Thirty-three hours. That’s exactly how long it took us to get from vibrant Ho Chi Minh City to pleasant Hanoi. It was my smart idea to take the train for the sake of experiencing a long-distance journey in one, like they used to in old movies. Past the beautiful coastline of Da Nang and the vast fields of rural Vietnam, it was all fun and games—until the first few hours trickled by so placidly and we realized that we were not even halfway there.
They say that life is not meant to be lived in just one place, that we are bound to move from one point to another. Yet why is movement uncomfortable? When did the concept of stability equate to “settling down”? I wonder at which point in history humanity ceased to be nomadic and started to live a stationary life instead. Perhaps when we began to grasp the concept of property and acquired land for agriculture?
If that were the case, humanity may have indeed “settled down.” But other forms of living things, with whom we share this planet, have not.
Earlier this year, a video of perhaps a million baby crabs migrating to Christmas Island went viral. Dots of pink baby crabs clambering over or toppling each other were a sight to behold, as they followed adult crab migration in November and December 2017. In Minnesota in the United States, nesting eagles started to congregate in that same November. The best time to view these great birds would be up to this month. In Cambodia, row after row of nets line up in Tonle Sap River from October until March to catch bounties of fish as they flock downstream.
Migration, to the human eye, is indeed a beautiful sight to behold. National Geographic Society photography fellow Joe Riis captured animals in movement in his recently released photo book, “Yellowstone Migrations.” Pictures of identical antelope heads in a seemingly organized disarray and a line of elk going down a steep snowy path form part of Riis’ impressive portfolio.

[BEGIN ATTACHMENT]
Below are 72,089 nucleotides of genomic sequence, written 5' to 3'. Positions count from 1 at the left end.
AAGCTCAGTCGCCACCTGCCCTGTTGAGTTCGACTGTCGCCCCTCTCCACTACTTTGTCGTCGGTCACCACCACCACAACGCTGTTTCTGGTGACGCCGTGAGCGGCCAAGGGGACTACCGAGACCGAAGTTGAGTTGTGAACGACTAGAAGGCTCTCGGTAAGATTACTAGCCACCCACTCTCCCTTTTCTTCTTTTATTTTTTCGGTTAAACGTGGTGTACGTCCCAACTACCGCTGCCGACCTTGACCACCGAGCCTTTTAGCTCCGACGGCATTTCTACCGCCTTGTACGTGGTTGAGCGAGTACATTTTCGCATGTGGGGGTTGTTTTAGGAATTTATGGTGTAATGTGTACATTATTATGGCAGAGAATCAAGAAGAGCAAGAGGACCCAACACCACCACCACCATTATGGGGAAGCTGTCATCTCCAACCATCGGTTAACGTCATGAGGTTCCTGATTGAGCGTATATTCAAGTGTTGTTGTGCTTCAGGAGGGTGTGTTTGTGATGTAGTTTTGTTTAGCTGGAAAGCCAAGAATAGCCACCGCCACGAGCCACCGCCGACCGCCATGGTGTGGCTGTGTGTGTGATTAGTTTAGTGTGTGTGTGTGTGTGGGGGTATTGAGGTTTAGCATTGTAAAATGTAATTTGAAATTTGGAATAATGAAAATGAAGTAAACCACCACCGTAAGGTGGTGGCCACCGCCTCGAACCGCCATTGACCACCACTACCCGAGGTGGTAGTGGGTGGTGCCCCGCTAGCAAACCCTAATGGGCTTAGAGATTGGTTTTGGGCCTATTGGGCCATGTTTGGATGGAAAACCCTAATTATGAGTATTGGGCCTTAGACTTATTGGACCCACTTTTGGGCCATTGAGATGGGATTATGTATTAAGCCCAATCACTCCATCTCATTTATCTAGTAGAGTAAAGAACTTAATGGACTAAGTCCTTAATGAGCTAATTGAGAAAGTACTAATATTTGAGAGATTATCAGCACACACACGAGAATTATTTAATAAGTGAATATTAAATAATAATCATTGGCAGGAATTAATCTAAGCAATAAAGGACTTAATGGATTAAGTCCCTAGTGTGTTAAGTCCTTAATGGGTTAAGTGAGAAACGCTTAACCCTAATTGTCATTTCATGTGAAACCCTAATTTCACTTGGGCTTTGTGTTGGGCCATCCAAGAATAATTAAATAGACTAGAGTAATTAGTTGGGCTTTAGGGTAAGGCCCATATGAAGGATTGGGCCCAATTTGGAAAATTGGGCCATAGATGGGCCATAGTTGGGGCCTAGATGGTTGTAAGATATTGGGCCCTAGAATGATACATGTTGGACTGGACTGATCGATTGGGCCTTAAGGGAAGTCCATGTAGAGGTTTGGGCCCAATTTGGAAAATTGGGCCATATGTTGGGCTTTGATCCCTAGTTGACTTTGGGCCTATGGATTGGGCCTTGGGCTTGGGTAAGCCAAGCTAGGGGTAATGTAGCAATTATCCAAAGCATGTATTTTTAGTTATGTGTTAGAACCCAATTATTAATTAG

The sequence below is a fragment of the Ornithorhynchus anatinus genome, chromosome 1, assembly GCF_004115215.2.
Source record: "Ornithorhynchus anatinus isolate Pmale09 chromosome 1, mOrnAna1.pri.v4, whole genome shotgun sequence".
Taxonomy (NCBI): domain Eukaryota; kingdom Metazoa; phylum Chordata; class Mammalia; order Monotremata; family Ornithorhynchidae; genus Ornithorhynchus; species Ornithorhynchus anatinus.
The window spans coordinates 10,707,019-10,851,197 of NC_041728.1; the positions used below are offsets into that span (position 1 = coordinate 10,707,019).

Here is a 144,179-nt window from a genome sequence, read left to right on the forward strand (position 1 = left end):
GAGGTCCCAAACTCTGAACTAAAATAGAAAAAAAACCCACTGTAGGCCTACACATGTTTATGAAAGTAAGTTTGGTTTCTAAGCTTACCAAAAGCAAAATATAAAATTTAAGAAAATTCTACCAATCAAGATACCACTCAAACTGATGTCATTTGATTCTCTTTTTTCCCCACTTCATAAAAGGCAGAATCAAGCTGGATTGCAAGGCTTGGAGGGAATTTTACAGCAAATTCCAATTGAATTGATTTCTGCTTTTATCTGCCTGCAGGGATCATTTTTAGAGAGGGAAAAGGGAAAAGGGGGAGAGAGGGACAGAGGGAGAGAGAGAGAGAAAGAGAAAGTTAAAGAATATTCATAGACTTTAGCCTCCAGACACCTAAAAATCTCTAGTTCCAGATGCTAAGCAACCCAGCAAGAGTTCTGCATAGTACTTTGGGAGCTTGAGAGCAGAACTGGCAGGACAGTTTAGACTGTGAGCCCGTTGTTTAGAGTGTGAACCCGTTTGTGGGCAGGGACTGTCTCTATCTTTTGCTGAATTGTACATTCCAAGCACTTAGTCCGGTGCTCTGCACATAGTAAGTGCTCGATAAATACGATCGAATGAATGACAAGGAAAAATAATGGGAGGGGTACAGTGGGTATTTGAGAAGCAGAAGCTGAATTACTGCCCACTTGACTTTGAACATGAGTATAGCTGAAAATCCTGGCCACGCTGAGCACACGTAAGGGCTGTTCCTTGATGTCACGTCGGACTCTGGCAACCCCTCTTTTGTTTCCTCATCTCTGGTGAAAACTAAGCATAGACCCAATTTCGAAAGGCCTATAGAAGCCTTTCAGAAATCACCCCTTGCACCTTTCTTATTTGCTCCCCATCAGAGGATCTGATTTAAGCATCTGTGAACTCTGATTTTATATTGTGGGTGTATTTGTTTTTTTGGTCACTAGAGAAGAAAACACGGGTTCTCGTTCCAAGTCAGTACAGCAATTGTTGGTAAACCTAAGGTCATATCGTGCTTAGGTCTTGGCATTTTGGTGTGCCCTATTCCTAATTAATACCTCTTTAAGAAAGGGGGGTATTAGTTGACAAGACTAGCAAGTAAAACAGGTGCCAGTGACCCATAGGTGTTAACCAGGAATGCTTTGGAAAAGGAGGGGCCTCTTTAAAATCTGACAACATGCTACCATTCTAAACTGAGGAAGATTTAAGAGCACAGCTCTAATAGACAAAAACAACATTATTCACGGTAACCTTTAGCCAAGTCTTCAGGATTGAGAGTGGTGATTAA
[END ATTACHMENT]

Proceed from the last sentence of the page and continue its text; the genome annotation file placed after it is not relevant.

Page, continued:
But for most of us who cannot see this flow in action, an app called Animal Tracker shows the movement of migration as it takes place on the map. GPS units attached to migrating animals have made this possible, allowing us a glimpse of the long and treacherous journey of wildlife.
Unseen to the observing eye, however, are the perils of migration, as animals brave weather conditions, changing terrain, and long distances for the cause of survival. Wynne Parry writes that among migrating salmons, only one in a thousand may live.
But things are beginning to change.
Earlier this year, a research led by Dr. Marlee Tucker of Goethe University in Germany revealed that mammal migration has declined in areas where there are high human activities. This is partly because human infrastructures such as fences and roads have restricted animal movement. But this is also because when humans give food or leave leftovers for these animals to eat, they are no longer compelled to find food somewhere else.
Researchers at Florida Atlantic University have also noticed a huge drop of migrating blacktip sharks this year. Where there would normally be 15,000 migrating sharks in Florida waters from February to March, there were only 4,000 this year.
Likewise, Rothamsted Research published a study earlier this year showing that bats are migrating mid-March, two weeks earlier than the customary late March.
One thousand, seven hundred twenty-six kilometers. That’s the distance of the railway from Ho Chi Minh to Hanoi. That’s nowhere near half of the 8,000 km that humpback whales travel one way on their migration. Animals in transit are telltale signs not only of their nature but also of ourselves. Aren’t we the ones who claimed land for ownership and rooted ourselves in our distinct locations? Recently, it seems like we have compelled others on this planet to do the same thing. For all of us breathing, living things, being in transit is being in touch with who we were made to be.
“To pass safely and freely,” say our passports. May we provide all beings the same circumstances.
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